•  HDAC6 is associated with aggresomes. Misfolded protein aggregates are tagged by ubiquitination and removed from the cytoplasm by dynein motors via the microtubule network to an organelle termed the aggresome. HDAC 6 binds polyubiquitinated misfolded proteins and links to dynein motors, thereby allowing the misfolded protein cargo to be physically transported to chaperones and proteasomes for subsequent destruction.
  •  PTEN is an important phosphatase involved in cell signaling via phosphoinositols and the AKT/PI3 kinase pathway. PTEN is subject to complex regulatory control via phosphorylation, ubiquitination, oxidation and acetylation. Acetylation of PTEN by the histone acetyltransferase p300/CBP-associated factor (PCAF) can stimulate its activity; conversely, deacetylation of PTEN by SIRT1 deacetylase and apparently by HDAC1 can repress its activity.
  •  APE1/Ref-1 (APEX) is a multifunctional protein possessing both DNA repair activity (on abasic and single strand break sites) and transcriptional regulatory activity associated with oxidative stress. APE1/Ref-1 is acetylated by PCAF; conversely it is stably associated with and deacetylated by Class I HDACs. The acetylation state of APE1/Ref-1 does not appear to affect its DNA repair activity, but it does regulate its transcriptional activity such as its ability to bind to the PTH promoter and initiate transcription of the parathyroid hormone gene.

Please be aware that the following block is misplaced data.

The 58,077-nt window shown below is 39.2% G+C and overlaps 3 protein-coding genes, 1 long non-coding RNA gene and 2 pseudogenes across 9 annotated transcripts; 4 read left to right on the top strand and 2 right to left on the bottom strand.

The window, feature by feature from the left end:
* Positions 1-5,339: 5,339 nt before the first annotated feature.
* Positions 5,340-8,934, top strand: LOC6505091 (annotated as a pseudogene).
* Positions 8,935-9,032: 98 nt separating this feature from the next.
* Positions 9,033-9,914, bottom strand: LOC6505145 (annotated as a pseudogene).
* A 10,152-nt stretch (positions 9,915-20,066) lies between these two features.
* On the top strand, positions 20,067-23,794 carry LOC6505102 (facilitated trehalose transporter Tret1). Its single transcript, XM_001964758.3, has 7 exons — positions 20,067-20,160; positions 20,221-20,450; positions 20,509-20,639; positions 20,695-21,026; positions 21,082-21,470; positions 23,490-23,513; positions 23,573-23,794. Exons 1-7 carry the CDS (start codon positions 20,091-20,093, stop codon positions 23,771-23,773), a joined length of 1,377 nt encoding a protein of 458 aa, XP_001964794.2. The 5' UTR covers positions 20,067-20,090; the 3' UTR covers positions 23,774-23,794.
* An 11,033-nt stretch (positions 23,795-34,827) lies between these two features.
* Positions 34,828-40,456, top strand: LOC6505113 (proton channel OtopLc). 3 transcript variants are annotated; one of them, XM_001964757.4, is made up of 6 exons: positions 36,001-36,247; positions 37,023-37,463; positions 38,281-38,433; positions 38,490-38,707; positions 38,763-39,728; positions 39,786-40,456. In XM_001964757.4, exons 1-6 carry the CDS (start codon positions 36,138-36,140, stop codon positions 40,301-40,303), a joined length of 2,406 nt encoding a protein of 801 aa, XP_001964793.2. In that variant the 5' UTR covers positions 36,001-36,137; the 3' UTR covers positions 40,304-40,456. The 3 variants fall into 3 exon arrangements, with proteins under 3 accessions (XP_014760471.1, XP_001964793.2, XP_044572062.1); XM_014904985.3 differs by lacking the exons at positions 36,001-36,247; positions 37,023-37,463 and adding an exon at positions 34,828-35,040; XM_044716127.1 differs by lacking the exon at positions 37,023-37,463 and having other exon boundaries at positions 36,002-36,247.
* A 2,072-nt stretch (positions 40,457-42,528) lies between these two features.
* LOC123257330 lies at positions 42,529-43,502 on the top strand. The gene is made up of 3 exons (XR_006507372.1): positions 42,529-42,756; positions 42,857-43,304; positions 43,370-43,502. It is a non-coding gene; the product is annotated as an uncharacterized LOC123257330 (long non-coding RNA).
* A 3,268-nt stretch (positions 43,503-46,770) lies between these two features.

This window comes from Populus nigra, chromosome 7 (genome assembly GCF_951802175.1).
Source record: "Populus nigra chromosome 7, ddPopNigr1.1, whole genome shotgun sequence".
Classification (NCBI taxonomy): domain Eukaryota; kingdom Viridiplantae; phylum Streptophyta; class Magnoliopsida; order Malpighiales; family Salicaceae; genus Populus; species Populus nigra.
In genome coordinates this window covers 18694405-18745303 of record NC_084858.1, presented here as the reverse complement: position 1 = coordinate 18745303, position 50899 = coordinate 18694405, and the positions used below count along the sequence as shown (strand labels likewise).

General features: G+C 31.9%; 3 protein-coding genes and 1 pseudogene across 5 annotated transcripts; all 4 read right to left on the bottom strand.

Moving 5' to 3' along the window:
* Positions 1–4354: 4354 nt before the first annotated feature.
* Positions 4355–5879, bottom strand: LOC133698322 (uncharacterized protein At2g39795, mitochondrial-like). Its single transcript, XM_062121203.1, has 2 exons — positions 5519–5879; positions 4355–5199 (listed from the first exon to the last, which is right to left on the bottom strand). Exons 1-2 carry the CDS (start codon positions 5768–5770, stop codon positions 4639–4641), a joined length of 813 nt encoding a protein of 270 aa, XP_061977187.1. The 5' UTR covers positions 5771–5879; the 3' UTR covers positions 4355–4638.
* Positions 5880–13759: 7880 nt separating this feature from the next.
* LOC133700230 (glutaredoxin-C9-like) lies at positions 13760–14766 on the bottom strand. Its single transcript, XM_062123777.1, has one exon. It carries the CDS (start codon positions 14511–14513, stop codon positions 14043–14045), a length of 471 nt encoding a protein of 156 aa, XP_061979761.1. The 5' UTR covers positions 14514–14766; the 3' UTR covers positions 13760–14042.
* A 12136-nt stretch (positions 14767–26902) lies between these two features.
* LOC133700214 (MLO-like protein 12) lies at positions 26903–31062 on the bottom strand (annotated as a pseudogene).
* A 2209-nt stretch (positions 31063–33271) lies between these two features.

•  NF-kB is a key transcription factor and effector molecule involved in responses to cell stress, consisting of a p50/p65 heterodimer. The p65 subunit is controlled by acetylation via PCAF and by deacetylation via HDAC3 and HDAC6.

These are just some examples of constantly emerging non-histone, non-chromatin roles for HDACs.

HDAC inhibitors
Histone deacetylase inhibitors (HDIs) have a long history of use in psychiatry and neurology as mood stabilizers and anti-epilectics, for example, valproic acid. More recently, HDIs are being studied as a mitigator or treatment for neurodegenerative diseases.Also in recent years, there has been an effort to develop HDIs for cancer therapy, and Vorinostat (SAHA) has recently been approved for treatment of cutaneous T cell lymphoma (CTCL). The exact mechanisms by which the compounds may work are unclear, but epigenetic pathways are proposed. In addition, a clinical trial is studying valproic acid effects on the latent pools of HIV in infected persons.

HDAC inhibitors have effects on non-histone proteins that are related to acetylation. HDIs can alter the degree of acetylation of these molecules and thereby increase or repress their activity. For the four examples given above (see Function) on HDACs acting on non-histone proteins, in each of those instances the HDAC inhibitor Trichostatin A (TSA) blocks the effect. HDIs have been shown to alter the activity of many transcription factors, including ACTR, cMyb, E2F1, EKLF, FEN 1, GATA, HNF-4, HSP90, Ku70, NFκB, PCNA, p53, RB, Runx, SF1 Sp3, STAT, TFIIE, TCF, YY1.[